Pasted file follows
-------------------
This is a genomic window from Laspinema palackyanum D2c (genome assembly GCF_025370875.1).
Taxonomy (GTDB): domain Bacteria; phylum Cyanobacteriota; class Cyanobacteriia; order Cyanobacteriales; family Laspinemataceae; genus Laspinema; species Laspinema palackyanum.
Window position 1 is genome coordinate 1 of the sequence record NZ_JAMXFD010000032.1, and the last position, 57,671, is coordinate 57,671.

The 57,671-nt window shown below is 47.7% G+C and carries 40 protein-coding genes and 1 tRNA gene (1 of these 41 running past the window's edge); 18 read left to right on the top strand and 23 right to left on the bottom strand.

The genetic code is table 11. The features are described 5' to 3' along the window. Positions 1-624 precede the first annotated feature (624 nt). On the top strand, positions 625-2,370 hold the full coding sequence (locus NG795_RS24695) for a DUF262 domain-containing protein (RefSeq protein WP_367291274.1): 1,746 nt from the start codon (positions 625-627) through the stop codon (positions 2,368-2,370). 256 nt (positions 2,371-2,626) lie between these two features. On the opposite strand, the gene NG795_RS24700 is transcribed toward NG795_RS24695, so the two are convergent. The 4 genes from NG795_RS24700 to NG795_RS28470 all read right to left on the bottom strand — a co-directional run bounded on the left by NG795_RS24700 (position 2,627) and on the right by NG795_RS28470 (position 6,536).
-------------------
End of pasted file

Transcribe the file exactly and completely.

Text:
This is a genomic window from Laspinema palackyanum D2c (genome assembly GCF_025370875.1).
Taxonomy (GTDB): domain Bacteria; phylum Cyanobacteriota; class Cyanobacteriia; order Cyanobacteriales; family Laspinemataceae; genus Laspinema; species Laspinema palackyanum.
Window position 1 is genome coordinate 1 of the sequence record NZ_JAMXFD010000032.1, and the last position, 57,671, is coordinate 57,671.

The 57,671-nt window shown below is 47.7% G+C and carries 40 protein-coding genes and 1 tRNA gene (1 of these 41 running past the window's edge); 18 read left to right on the top strand and 23 right to left on the bottom strand.

The genetic code is table 11. The features are described 5' to 3' along the window. Positions 1-624 precede the first annotated feature (624 nt). On the top strand, positions 625-2,370 hold the full coding sequence (locus NG795_RS24695) for a DUF262 domain-containing protein (RefSeq protein WP_367291274.1): 1,746 nt from the start codon (positions 625-627) through the stop codon (positions 2,368-2,370). 256 nt (positions 2,371-2,626) lie between these two features. On the opposite strand, the gene NG795_RS24700 is transcribed toward NG795_RS24695, so the two are convergent. The 4 genes from NG795_RS24700 to NG795_RS28470 all read right to left on the bottom strand — a co-directional run bounded on the left by NG795_RS24700 (position 2,627) and on the right by NG795_RS28470 (position 6,536).